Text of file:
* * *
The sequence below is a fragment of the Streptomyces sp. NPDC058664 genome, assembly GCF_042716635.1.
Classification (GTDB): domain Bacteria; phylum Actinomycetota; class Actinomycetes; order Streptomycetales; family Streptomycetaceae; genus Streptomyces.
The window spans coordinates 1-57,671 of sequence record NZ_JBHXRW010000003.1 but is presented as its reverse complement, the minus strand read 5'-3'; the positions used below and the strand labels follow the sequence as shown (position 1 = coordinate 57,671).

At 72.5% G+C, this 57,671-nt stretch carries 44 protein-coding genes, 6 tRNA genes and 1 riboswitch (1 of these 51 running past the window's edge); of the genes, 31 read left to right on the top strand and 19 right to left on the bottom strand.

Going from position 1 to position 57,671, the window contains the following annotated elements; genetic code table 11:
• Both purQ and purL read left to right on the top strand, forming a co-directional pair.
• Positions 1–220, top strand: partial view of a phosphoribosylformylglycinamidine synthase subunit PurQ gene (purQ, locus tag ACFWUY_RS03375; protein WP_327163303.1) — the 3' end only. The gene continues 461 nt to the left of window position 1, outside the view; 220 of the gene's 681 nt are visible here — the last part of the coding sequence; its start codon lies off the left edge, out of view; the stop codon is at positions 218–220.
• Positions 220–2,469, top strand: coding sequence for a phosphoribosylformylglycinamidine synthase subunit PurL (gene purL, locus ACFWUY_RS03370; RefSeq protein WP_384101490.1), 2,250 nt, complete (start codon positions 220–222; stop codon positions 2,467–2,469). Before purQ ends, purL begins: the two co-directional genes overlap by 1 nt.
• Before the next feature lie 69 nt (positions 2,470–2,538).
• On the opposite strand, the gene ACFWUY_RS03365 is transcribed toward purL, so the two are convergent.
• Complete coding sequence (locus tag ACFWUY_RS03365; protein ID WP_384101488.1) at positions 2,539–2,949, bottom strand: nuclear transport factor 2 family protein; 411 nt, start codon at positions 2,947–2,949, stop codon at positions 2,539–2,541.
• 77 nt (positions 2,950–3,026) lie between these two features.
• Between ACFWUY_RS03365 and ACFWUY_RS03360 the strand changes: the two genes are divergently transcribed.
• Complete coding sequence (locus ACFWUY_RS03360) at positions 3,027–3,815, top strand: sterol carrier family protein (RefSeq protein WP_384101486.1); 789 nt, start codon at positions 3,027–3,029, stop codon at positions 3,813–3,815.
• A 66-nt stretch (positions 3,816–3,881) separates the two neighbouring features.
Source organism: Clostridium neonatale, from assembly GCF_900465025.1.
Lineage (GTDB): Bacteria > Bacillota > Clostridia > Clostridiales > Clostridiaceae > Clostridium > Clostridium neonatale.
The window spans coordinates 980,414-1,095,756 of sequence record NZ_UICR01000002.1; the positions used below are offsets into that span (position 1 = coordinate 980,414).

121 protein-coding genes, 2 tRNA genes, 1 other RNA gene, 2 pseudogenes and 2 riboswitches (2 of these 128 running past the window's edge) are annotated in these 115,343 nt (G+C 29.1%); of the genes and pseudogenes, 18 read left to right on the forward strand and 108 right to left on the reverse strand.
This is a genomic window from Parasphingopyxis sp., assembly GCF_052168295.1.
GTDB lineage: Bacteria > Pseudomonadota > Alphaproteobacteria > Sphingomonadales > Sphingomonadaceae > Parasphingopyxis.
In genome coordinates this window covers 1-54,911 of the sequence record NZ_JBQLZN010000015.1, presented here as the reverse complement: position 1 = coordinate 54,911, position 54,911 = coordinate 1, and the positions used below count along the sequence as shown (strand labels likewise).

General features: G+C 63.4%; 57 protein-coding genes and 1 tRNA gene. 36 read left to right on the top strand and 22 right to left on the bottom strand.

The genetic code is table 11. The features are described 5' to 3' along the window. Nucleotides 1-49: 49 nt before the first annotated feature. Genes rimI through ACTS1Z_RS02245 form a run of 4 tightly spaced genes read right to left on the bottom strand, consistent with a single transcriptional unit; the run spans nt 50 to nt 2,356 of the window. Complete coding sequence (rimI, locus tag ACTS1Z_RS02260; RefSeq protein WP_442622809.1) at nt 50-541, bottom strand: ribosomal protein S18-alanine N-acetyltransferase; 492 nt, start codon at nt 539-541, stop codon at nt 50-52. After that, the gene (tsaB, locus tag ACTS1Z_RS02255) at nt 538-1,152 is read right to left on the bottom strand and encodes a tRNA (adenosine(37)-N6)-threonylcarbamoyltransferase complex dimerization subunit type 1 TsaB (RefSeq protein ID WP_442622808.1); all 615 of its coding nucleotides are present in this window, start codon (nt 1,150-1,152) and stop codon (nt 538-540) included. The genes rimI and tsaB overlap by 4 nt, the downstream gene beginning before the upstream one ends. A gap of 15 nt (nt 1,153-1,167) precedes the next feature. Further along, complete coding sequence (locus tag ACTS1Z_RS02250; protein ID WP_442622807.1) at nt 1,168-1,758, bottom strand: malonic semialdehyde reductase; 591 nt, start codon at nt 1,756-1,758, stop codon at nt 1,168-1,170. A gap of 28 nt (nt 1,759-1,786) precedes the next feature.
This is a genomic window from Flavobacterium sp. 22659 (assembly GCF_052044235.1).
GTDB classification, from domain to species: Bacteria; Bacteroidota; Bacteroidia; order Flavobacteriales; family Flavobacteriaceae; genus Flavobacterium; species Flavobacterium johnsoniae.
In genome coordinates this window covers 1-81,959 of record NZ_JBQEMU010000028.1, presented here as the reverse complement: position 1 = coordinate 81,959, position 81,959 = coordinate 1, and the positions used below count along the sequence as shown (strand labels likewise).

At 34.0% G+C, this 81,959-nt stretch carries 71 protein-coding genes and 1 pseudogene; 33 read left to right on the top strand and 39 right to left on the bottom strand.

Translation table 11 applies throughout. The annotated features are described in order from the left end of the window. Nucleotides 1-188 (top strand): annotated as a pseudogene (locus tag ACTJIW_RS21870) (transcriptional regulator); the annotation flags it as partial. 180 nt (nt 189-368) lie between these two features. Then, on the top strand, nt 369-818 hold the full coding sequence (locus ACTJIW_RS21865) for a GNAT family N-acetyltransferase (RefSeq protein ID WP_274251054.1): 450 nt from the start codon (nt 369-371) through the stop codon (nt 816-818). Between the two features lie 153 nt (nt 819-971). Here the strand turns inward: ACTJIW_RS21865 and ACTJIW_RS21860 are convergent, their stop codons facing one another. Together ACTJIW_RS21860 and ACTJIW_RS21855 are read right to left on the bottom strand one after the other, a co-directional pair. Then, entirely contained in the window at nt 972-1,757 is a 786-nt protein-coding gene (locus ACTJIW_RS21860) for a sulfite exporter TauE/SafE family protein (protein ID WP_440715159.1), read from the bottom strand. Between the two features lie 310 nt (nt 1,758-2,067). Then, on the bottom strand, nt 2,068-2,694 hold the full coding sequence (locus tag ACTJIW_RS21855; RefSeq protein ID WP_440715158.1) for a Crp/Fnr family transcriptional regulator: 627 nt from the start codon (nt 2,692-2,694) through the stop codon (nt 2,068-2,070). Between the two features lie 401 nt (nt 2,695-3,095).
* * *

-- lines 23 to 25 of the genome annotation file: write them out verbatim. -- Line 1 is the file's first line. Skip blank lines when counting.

General features: G+C 63.4%; 57 protein-coding genes and 1 tRNA gene. 36 read left to right on the top strand and 22 right to left on the bottom strand.

The genetic code is table 11. The features are described 5' to 3' along the window. Nucleotides 1-49: 49 nt before the first annotated feature. Genes rimI through ACTS1Z_RS02245 form a run of 4 tightly spaced genes read right to left on the bottom strand, consistent with a single transcriptional unit; the run spans nt 50 to nt 2,356 of the window. Complete coding sequence (rimI, locus tag ACTS1Z_RS02260; RefSeq protein WP_442622809.1) at nt 50-541, bottom strand: ribosomal protein S18-alanine N-acetyltransferase; 492 nt, start codon at nt 539-541, stop codon at nt 50-52. After that, the gene (tsaB, locus tag ACTS1Z_RS02255) at nt 538-1,152 is read right to left on the bottom strand and encodes a tRNA (adenosine(37)-N6)-threonylcarbamoyltransferase complex dimerization subunit type 1 TsaB (RefSeq protein ID WP_442622808.1); all 615 of its coding nucleotides are present in this window, start codon (nt 1,150-1,152) and stop codon (nt 538-540) included. The genes rimI and tsaB overlap by 4 nt, the downstream gene beginning before the upstream one ends. A gap of 15 nt (nt 1,153-1,167) precedes the next feature. Further along, complete coding sequence (locus tag ACTS1Z_RS02250; protein ID WP_442622807.1) at nt 1,168-1,758, bottom strand: malonic semialdehyde reductase; 591 nt, start codon at nt 1,756-1,758, stop codon at nt 1,168-1,170. A gap of 28 nt (nt 1,759-1,786) precedes the next feature.
This is a genomic window from Flavobacterium sp. 22659 (assembly GCF_052044235.1).